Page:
Effective February 1, Lutherwood and Carizon will have moved our Front Door services out of the 1770 King St. E. location and into our offices at 35 Dickson St. in Cambridge and 400 Queen St. in Kitchener. Our Front Door services continue to serve the community.
Lutherwood and Carizon opened 1770 King St E as a single access point for families needing children’s mental health services in Waterloo Region. Over time, our services have grown, family needs have changed, we offer more virtual service options, and our 1770 King St. location no longer meets today’s accessibility requirements.
This move will allow us to continue to jointly deliver safe, flexible, and responsive services to families when and where they want them.
Front Door Services Remain Open
During this transition, our Front Door services continue to operate as they have since the spring:
Do you live in Kitchener-Waterloo? Are you concerned about the current state of mental healthcare and access to care for Black children and young people in our community?
Pathways to Care is hosting three (3) focus groups in Kitchener-Waterloo with
They want to speak with Black people living in Kitchener-Waterloo about what can be improved in how mental healthcare is provided for Black young people.
Pathways to Care is a collaboration between Black Health Alliance, Strides Toronto, The Centre for Addictions and Mental Health (CAMH), TAIBU Community Health Centre, and The Wellesley Institute. The project aims to improve access to care and shift the way Black children and youth are served by organizations.
They hope to do that by partnering with existing services and providing them with tools to help them better serve the needs of Black children and youth. They will also be providing resources on mental health directly to the community.
A paid honorarium is available for your time and knowledge. This research project has been reviewed by the Community Research Ethics Office [CREO #154]. If you are interested, or if you have any questions, please feel free to e-mail Tiyondah Fante-Coleman at Tfante-coleman@Blackhealthalliance.ca or call/text 226-989-2141 for further details.
As part of the work of the Keep Families Safe Coalition, the Coalition of Muslim Women KW (CMWKW) are conducting a needs assessment to look at the community programs and services available to Muslim women. The needs assessment is an effort to better understand the experiences that Muslim women have in accessing supports and to help identify any gaps that may exist. In addition to a survey for Muslim women, the CMWKW have developed a survey for service providers, community groups and associations as part of the broader assessment. The final report will be shared with the community as a resource for organizations to use in creating better programming for Muslim women in Waterloo region.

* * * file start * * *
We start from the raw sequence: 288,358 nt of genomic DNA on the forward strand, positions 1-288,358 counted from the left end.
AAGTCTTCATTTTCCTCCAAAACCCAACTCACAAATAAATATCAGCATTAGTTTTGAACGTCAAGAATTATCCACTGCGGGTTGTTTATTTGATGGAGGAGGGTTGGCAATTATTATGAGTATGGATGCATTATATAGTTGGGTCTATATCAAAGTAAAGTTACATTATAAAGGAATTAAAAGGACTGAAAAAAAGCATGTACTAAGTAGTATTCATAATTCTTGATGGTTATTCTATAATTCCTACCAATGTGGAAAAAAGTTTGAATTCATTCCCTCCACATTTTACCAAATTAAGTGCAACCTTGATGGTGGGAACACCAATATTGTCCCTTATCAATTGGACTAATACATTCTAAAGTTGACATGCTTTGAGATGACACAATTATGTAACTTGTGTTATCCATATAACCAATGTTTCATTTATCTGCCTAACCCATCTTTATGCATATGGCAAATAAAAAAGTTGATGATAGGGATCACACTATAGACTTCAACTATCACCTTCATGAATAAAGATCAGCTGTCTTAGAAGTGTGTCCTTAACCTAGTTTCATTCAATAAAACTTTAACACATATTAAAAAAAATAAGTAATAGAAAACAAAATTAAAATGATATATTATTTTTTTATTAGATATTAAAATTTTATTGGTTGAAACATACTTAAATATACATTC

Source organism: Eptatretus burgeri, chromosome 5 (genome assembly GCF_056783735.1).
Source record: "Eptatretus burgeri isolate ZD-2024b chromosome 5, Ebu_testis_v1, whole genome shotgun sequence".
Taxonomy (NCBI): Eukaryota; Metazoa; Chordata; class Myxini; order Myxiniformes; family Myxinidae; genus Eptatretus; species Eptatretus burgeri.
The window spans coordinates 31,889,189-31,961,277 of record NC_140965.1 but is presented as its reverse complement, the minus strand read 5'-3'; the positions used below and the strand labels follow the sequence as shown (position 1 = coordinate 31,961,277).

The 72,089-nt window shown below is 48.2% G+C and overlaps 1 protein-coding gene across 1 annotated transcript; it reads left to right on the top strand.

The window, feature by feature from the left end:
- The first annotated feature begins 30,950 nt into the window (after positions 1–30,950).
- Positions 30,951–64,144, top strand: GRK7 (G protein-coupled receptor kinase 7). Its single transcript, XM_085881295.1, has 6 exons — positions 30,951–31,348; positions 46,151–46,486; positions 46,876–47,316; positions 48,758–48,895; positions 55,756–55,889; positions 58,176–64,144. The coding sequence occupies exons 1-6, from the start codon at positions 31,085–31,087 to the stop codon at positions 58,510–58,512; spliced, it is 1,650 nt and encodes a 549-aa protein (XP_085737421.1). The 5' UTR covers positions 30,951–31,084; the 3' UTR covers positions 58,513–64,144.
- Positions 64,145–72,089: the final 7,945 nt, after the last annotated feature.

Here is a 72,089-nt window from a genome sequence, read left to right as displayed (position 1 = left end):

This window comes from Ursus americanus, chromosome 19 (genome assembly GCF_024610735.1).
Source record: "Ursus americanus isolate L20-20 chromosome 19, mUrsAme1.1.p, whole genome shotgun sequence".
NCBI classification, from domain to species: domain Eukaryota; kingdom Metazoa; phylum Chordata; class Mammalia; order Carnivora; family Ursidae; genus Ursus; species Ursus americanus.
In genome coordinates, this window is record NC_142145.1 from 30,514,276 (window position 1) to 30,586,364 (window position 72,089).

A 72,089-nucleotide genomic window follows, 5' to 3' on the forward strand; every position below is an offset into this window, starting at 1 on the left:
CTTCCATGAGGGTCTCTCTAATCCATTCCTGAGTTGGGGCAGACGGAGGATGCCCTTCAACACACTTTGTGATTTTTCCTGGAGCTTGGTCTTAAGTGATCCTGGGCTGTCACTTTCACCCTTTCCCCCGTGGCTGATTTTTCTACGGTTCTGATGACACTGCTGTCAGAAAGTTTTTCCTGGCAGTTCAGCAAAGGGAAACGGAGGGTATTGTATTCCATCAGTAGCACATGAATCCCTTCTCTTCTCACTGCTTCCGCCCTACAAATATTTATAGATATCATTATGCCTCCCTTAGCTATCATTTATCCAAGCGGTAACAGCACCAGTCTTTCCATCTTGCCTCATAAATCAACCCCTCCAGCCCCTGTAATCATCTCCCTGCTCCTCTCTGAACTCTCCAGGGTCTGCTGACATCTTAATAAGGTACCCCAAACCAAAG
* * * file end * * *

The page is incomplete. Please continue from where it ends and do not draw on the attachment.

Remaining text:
All services are encouraged to participate; however, there is a specific focus in programs and services in the following areas: employment, youth, mental health, harm and violence in the community, family violence and violence against women, and financial decision-making.
We need your help! Please:
The following is a link to the organization survey: https://www.surveymonkey.com/r/C63V6HV
The CMWKW survey for Muslim women is anonymous and takes approximately 20 minutes to complete; and, there is a chance to win three $75 Grocery Gift Cards! If you are a Muslim woman /community member, please fill the survey and forward it to your friends and family. If you are a service provider in Waterloo region, please share/forward this survey link to your colleagues and your clients. Link to the community survey: https://www.surveymonkey.com/r/QCQJFDL
If you would like to share more ideas after completing the survey, or if you would prefer to have a conversation instead of completing the survey, Please contact Cameron Dearlove at firstname.lastname@example.org to set up a phone or Zoom call.
We hope to have all survey results completed no later than Feb 15th. Thank you for helping us get the word out.
Chelsea’s Story is based on a true story. It centres on a group of three students who discover the diary of a 15-year-old girl named Chelsea, who is targeted and groomed by a man posing as her boyfriend to be trafficked for sex. Chelsea’s Story was written by Sean McGrath from Alter Ego Creative Solutions in the UK for people as young as 12 to understand what trafficking is about and the ways in which those who are vulnerable, particularly girls and young women tend to be targeted and groomed. This is not something that only happens in other countries and is very relevant to Waterloo-Region. 70% of all human sex trafficking in Canada happens in Ontario.
This event is virtual and free. The talk back at this event is geared specifically toward parents or other caregivers and their children, but if you are unable to make this time there are two other play readings on Tuesday, Feb 23rd or Thursday, Feb 25th. You can register for any of these events though the talk back sessions are geared to different audiences (Tuesday for educators and school boards; Thursday for parents and the general public). If you think of anyone else who may be interested in these events, please let them know!
Between July-September of 2020, the Sexual Assault Support Center of Waterloo Region’s (SASC) Anti-Human Trafficking Program experienced a 27% increase in requests for support. To help SASC respond to the increase in survivors of sex trafficking and exploitation, please consider making a donation. These play readings are part of a longer series of events addressing Human Sex Trafficking and Online Sexual Exploitation, for more information on all events and links to register please visit: http://bit.ly/ChelseasSeries